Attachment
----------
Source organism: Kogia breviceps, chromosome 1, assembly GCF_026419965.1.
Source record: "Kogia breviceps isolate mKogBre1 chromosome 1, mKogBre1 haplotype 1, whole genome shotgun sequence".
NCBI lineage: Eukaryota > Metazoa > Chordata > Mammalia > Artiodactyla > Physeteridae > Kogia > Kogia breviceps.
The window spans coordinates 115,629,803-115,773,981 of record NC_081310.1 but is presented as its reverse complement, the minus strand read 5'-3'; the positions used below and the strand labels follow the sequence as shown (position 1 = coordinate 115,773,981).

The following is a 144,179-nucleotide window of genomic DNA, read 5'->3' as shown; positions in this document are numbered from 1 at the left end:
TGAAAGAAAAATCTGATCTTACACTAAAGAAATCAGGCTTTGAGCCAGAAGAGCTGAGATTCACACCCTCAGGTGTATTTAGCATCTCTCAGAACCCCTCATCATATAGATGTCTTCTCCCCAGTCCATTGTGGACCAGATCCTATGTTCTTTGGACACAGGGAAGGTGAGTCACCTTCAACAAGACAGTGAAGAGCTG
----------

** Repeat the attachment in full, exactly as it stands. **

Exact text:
Source organism: Kogia breviceps, chromosome 1, assembly GCF_026419965.1.
Source record: "Kogia breviceps isolate mKogBre1 chromosome 1, mKogBre1 haplotype 1, whole genome shotgun sequence".
NCBI lineage: Eukaryota > Metazoa > Chordata > Mammalia > Artiodactyla > Physeteridae > Kogia > Kogia breviceps.
The window spans coordinates 115,629,803-115,773,981 of record NC_081310.1 but is presented as its reverse complement, the minus strand read 5'-3'; the positions used below and the strand labels follow the sequence as shown (position 1 = coordinate 115,773,981).

The following is a 144,179-nucleotide window of genomic DNA, read 5'->3' as shown; positions in this document are numbered from 1 at the left end:
TGAAAGAAAAATCTGATCTTACACTAAAGAAATCAGGCTTTGAGCCAGAAGAGCTGAGATTCACACCCTCAGGTGTATTTAGCATCTCTCAGAACCCCTCATCATATAGATGTCTTCTCCCCAGTCCATTGTGGACCAGATCCTATGTTCTTTGGACACAGGGAAGGTGAGTCACCTTCAACAAGACAGTGAAGAGCTG